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Farm Bills revivify the Indian Agriculture sector

This article provides a summary of three farm bills, which bring in much needed agricultural sector reforms in India: thereby freeing the Indian farmers from restrictions on sale of their produce and ending the monopoly of traders.

These bills have opened the window for private capital by allowing farmers to enter into deals with large buyers such as exporters and retailers; and the private sector investment/ participation is definitely going to increase in future either as standalone investments or via Public-Private Partnerships (PPPs) in cold storage, warehousing etc.

Such investment will give a boost to the rural incomes and drive sustainable growth for the country going forward.

The Farmers’ Produce Trade and Commerce (Promotion and Facilitation) Bill, 2020

· Farmers are free to sell produce to anybody, anywhere outside the

1) the physical premises of market yards run by market committees formed under the state Agricultural Produce Market Committee (APMC) Acts; and

2) other markets notified under the state APMC acts such as private market yards and market sub-yards, direct marketing collection centres, and private farmer-consumer market yards.

· Such trade can be conducted in any place of production, collection, and aggregation of farmers’ produce including: (i) farm gates, (ii) factory premises, (iii) warehouses, (iv) silos, and (v) cold storages.

· It removes all barriers for intra and inter-state trade in agricultural produce. It allows farmers, farm producer organisations as well as anyone who buys farmers’ produce for: (i) wholesale trade, (ii) retail, (iii) end-use, (iv) value addition, (v) processing, (vi) manufacturing, (vii) export, or (viii) consumption, to engage in such intra-state or inter-state trade.

· It supports seamless electronic trade. An electronic trading and transaction platform may be set up to facilitate the direct and online buying and selling of farmers’ produce through electronic devices and internet for physical delivery of the farmers’ produce. The following entities may establish and operate such platforms:

1. companies, partnership firms, or registered societies, having permanent account number under the Income Tax Act or any other document notified by the central government, and

2. farmer producer organisation or agricultural cooperative society.


  • · Ends the monopoly of traders

  • · Encourages competition among buyers

  • · Yields better returns to farmers and raises incomes

  • · Farm produce can move freely from surplus to deficit regions

  • · Creates national market; high intimidation cost mandis will go

  • · Consumer gets better and cheaper products

Farmers (Empowerment & Protection) Agreement of Price Assurance & Farm Services Bill, 2020

· Provides a framework for the protection and empowerment of farmers with reference to the sale and purchase of farm products.

· Relates to contract farming; and provides for a farming agreement prior to the production or rearing of any farm produce, aimed at facilitating farmers in selling farm produces to sponsors.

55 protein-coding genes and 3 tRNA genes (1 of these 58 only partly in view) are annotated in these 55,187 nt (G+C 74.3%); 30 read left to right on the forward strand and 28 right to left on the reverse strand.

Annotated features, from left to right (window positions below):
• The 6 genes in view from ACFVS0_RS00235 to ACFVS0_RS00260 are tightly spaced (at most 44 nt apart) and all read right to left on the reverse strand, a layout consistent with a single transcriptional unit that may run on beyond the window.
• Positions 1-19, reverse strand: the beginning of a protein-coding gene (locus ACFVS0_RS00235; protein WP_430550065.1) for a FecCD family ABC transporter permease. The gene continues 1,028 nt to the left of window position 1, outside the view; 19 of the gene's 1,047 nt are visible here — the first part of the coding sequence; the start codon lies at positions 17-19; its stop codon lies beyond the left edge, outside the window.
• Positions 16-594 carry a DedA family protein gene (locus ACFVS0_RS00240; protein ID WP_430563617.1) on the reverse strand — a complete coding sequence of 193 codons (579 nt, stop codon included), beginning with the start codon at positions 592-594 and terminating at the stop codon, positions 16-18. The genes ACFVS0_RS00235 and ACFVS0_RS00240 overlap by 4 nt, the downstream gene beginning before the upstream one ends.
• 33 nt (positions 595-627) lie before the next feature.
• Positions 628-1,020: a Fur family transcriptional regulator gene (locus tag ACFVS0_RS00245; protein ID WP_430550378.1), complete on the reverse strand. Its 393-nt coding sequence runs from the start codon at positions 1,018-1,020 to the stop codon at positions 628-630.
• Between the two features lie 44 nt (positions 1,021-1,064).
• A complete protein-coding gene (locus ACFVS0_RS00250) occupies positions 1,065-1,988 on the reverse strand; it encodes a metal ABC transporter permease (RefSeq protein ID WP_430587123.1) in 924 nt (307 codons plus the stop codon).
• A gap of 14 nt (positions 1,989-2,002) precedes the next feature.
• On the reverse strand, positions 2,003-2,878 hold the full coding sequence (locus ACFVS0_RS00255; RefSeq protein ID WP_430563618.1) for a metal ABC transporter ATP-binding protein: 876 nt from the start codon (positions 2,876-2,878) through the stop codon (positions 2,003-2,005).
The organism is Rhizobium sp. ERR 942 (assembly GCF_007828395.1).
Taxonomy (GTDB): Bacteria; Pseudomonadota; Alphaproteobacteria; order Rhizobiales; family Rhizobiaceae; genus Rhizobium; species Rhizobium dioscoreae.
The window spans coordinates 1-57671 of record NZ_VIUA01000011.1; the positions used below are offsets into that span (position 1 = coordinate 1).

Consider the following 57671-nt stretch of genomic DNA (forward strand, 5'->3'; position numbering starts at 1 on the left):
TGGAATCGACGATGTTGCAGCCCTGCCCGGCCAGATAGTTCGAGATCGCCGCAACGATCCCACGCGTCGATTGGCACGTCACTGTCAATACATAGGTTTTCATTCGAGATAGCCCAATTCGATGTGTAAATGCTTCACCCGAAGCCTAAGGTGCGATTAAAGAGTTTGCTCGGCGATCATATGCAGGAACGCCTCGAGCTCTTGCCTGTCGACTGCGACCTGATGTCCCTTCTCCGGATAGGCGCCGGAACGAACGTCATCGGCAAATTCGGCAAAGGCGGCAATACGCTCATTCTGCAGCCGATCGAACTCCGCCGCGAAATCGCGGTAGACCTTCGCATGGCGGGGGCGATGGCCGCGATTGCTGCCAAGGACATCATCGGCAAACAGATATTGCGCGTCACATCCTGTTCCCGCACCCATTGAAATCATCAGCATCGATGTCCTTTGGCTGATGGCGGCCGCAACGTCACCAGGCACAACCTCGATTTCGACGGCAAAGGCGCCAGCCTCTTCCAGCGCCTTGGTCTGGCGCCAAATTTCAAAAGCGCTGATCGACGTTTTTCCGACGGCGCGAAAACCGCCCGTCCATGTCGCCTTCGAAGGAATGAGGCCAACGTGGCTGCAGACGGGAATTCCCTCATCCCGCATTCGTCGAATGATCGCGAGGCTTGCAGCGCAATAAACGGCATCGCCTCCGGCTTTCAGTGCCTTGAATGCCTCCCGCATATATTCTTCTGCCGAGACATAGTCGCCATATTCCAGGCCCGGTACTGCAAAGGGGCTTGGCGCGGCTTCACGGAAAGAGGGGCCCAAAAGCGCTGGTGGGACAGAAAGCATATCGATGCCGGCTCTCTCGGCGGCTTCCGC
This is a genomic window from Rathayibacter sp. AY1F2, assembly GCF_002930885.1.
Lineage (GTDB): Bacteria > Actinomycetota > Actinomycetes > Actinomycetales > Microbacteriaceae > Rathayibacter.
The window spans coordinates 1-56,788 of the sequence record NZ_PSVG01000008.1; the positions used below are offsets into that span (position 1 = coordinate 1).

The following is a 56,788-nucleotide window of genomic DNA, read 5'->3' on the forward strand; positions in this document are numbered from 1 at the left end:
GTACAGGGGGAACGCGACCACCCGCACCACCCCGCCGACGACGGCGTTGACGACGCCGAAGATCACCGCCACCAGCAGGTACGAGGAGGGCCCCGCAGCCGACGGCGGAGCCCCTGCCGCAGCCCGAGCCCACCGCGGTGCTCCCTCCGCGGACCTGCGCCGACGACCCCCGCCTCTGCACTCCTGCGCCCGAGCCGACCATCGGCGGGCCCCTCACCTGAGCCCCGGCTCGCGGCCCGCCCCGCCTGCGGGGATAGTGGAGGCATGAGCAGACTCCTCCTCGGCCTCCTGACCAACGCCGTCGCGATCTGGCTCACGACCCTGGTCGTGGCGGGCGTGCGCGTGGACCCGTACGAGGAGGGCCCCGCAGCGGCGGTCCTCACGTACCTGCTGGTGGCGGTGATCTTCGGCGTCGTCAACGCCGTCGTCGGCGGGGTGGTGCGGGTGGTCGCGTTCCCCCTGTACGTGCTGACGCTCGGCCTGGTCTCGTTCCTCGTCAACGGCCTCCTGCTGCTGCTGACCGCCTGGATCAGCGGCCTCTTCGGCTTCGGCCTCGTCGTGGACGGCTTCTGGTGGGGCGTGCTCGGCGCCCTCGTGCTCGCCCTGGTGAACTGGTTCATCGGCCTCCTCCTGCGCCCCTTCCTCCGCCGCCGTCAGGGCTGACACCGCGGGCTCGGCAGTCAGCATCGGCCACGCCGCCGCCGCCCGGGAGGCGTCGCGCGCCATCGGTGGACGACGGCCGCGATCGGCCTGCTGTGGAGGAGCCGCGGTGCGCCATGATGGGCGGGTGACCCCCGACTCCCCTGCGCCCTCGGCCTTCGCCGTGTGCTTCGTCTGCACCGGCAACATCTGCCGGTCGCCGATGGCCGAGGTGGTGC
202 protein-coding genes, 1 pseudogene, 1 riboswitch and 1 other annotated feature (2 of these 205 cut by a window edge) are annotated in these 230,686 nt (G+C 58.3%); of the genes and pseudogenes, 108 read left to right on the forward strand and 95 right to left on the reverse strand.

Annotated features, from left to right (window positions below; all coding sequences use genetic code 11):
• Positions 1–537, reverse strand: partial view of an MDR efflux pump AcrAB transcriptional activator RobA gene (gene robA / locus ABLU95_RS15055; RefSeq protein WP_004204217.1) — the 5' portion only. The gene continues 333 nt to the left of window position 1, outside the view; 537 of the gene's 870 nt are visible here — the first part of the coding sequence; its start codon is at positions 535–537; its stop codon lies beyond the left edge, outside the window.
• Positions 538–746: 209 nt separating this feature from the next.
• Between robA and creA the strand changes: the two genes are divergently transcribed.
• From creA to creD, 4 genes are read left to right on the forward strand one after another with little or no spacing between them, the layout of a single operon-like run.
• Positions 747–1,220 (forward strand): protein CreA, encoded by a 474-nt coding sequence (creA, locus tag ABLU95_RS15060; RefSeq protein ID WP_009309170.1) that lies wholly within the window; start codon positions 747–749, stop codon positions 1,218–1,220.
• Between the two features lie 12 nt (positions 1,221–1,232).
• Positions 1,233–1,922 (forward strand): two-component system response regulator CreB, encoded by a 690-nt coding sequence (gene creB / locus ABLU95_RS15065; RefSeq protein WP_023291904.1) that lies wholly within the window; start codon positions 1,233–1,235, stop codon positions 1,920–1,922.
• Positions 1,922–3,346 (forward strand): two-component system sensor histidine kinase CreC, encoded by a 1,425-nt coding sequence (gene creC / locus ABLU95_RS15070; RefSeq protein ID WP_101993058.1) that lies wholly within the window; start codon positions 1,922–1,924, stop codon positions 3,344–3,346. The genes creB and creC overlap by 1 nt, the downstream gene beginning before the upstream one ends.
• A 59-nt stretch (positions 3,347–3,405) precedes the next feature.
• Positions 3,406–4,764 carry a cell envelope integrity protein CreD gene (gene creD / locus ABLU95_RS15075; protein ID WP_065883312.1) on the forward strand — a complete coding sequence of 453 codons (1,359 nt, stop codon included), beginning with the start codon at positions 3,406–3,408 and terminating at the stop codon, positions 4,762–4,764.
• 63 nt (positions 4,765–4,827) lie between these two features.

· A sponsor includes individuals, partnership firms, companies, limited liability groups and societies; and thus, it allows farmers to tie up with large buyers, exporters and retailers.

· The agreement may provide for mutually agreed terms and conditions for supply, quality, standards and price of farming produce as well as terms related to supply of farm services.

· Prohibits sponsors from acquiring ownership rights or making permanent modifications on a farmer’s land or premises under a farming agreement.


  • · Farmer will have assured price before sowing

  • · Transfers market risk from farmer to sponsor

  • · Gives farmers access to high quality seeds, fertilisers, pesticides

  • · Will attract private investment in farming and link farms to global markets

The Essential Commodities (Amendment) Bill, 2020

This is an amendment to the Essential Commodities Act, 1955 which empowers the central government to designate certain commodities (such as food items, fertilizers, and petroleum products) as essential commodities. The central government may regulate or prohibit the production, supply, distribution, trade, and commerce of such essential commodities.

· The amendment provides that the central government may regulate the supply of certain food items including cereals, pulses, potatoes, onions, edible oilseeds, and oils, only under extraordinary circumstances. These include: (i) war, (ii) famine, (iii) extraordinary price rise and (iv) natural calamity of grave nature.

· Does away with imposition of stock limit except under exceptional conditions.

· Further, it requires that imposition of any stock limit on agricultural produce must be based on price rise. A stock limit may be imposed only if there is:

1) a 100% increase in retail price of horticultural produce; and

2) a 50% increase in the retail price of non-perishable agricultural food items.


  • · Likely to attract private investment in cold storage, warehouses, processing

  • · Helps reduce wastage as storage facilities improve

  • · Brings price stability and raise farm incomes for farmers

YOG INFRA has experience in promoting private sector investments in agriculture sector, and we believe the private sector has a larger role to play in implementing these reforms in future.

For more information on how we can help you evaluate investments in Indian agriculture sector to make a developmental impact, please reach out to us at

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